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Glitter Gore and Magical Madness: An Interview with Hannah Barlow

Glitter Gore and Magical Madness: An Interview with Hannah Barlow

Critics Campus 2022 participant Lamya Nawar speaks to Hannah Barlow about self-awareness, self-forgiveness, and the power and perils of social media, as tackled in the pop-horror film Sissy.

Hannah Barlow and Kane Senes’s pop-infused horror flick Sissy delves into friendship reconnection gone wrong. Pre-teen best friends Emma (Barlow) and Cecilia (Aisha Dee, The Bold Type) thought they would be together for life, until a bullying incident involving their classmate Alex (Emily De Margheriti) tragically tears them apart.

Years later, Cecilia – or @SincerelyCecilia, as she is known to her 200,000 Instagram followers – has supposedly moved on with her life, making a living as a wellness influencer online. But, after a chance run-in with Emma, Cecilia agrees to attend her ex–best friend’s hens’ retreat, where she finds out that Alex, the new best friend, will be in attendance. Too soon, old traumas start to resurface, but this time with more dire consequences.

Sissy draws inspiration from Barlow’s personal experiences of bullying and its effects on her mental health. “I think that, as women, we all go through a stage … where we have these really intense friendships that inevitably fall apart,” she says. “It’s kind of like our first heartbreak that we ever experience.” She continues: “I had a couple of friendships that fell apart and fell prey to bullying, and my response to being bullied as a 10-year-old was not great. I reacted in a way that made it worse, and that had long-term effects on my mental health growing up. I became a perfectionist and started projecting a version of myself that wasn’t quite authentic.”

Psychological projection is explored in Sissy through Cecilia’s trajectory as an influencer. For her, cultivating a (safe) space where she can act as if she is truly in control of her mental health is a way of hoping that she can practise it in her real life – a form of positive gaslighting, if you will. 

This is a surprisingly realistic depiction of our relationship with social media. Despite the ubiquitous presence of these apps in our lives, their existence has been awkwardly explored in art. While some films prefer to pretend they do not exist, the horror and thriller genres have taken to exemplifying their danger as inherently menacing creations. Take Ingrid Goes West (2017), in which the classic stalker archetype conducts surveillance via Instagram. But even when filmmakers are sympathetic to their social-media-addicted leads, there is still the tired suggestion that self-transcendence awaits if we live manifestly offline. Luckily, Sissy does not allude to this delusion in any form. The binary between our online and real-life selves does not exist. Rather, they shape one another.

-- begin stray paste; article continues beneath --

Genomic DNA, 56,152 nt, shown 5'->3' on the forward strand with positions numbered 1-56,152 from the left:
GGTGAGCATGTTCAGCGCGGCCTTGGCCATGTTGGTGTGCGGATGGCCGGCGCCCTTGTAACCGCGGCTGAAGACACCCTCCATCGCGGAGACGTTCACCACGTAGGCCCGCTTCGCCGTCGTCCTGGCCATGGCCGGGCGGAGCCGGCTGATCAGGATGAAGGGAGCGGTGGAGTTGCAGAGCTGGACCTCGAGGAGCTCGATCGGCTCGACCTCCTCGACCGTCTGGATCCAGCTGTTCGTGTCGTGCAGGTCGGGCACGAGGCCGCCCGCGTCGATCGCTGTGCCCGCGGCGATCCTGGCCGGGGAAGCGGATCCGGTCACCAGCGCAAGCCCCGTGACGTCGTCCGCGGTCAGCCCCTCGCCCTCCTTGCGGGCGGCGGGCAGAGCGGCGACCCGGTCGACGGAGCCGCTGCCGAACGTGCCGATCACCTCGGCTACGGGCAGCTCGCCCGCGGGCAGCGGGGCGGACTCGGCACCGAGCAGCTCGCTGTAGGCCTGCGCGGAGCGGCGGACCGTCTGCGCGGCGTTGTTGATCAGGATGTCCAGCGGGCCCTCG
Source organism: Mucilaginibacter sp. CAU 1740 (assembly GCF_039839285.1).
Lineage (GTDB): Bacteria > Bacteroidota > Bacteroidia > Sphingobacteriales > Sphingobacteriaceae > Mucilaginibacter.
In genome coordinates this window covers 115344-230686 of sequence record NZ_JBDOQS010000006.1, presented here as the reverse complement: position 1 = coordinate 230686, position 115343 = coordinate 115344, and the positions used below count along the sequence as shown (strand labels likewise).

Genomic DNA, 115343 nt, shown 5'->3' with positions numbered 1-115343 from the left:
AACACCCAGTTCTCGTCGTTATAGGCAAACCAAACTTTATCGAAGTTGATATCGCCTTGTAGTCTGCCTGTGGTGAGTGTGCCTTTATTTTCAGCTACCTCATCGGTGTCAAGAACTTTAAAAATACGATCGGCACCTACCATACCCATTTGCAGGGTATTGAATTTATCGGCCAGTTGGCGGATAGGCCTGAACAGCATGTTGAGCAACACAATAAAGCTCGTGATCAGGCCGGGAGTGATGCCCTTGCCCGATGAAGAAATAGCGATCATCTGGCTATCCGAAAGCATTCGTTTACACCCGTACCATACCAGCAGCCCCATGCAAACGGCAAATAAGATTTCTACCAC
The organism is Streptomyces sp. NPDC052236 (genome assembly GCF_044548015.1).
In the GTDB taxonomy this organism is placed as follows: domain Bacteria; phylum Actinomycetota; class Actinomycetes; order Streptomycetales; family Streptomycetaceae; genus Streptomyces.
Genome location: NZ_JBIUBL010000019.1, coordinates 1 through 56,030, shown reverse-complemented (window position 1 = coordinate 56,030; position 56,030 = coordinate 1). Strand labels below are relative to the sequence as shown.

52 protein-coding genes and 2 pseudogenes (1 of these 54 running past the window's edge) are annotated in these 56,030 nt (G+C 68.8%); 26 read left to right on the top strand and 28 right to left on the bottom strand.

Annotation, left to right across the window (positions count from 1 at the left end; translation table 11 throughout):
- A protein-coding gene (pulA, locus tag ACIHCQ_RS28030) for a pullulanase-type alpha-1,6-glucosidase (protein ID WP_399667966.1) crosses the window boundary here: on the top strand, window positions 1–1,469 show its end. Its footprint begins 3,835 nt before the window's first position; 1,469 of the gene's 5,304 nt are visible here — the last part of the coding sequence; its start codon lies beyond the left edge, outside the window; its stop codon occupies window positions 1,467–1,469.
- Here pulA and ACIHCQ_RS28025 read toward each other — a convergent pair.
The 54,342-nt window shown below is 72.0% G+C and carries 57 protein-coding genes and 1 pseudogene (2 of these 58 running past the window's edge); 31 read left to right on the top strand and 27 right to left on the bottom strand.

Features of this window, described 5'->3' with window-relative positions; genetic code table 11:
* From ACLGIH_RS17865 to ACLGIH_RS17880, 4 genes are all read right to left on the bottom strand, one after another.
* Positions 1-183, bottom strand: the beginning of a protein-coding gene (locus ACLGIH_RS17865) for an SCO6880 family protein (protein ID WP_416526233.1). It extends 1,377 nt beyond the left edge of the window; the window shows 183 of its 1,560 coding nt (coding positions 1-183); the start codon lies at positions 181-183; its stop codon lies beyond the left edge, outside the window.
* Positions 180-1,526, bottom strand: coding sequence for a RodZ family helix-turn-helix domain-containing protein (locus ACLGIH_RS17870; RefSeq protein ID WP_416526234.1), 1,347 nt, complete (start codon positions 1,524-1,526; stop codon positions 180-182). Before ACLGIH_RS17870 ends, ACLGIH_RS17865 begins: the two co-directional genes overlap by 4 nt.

By taking this approach, Barlow paints a much more sympathetic portrait of Cecilia. Social media is a self-affirming tool for her. She trawls her followers’ comments for comfort, not unlike how Alex fishes for reassurance that she has done nothing wrong to Cecilia. “Cecilia as a character is a vehicle for that kind of dialogue between self-compassion and self-criticism,” explains Barlow. “Emma, Cecilia and Alex, to me, represent that toxic triangle of female friendship.”

The trio’s friendship dynamic generates self-conscious questions about our psyches. Is it possible to hold ourselves accountable without self-hate? How can we turn self-hate into self-compassion? Raising these issues is already subversive for a genre that has been repeatedly criticised for sensationalising mental-health conditions.

But Sissy does not shy away from depicting truly violent outcomes. The special effects ensure that deaths are creatively gruesome but never gratuitous. Yet compassion and empathy are interwoven within the violence, as dreamy visual effects transpire even in the most horrific moments. Towards the end of the film, the vacation house floods with thousands and thousands of stars while, inside, blood is still drying on the bathroom floor. Barlow describes this visual dissonance, championed by her editor Margi Hoy, as “glitter gore”.

“[It’s] Cecilia’s projected fantasy, her expectation of what her life was supposed to be, out into the world,” says Barlow. “As she’s becoming more unhinged, and the violence is increasing, so is her sort of magical madness.”

If we consider horror films to be cautionary tales, Sissy’s message is devastating. The film shows that avoiding confrontation with the darkest part of ourselves can simply highlight our flaws, like a magnifying glass concentrating sunlight on tinder to start a fire. The horror is what happens when we don’t let ourselves heal.

“[Senes] and I want to make movies that are self-deprecating … so we’re examining, investigating and putting out into the world parts of ourselves that we don’t like,” says Barlow. “We also want to make stories that give people permission to forgive themselves.”

Sissy screened as part of the MIFF 70 program.
MIFF Critics Campus is presented by VicScreen and supported by the University of Melbourne.

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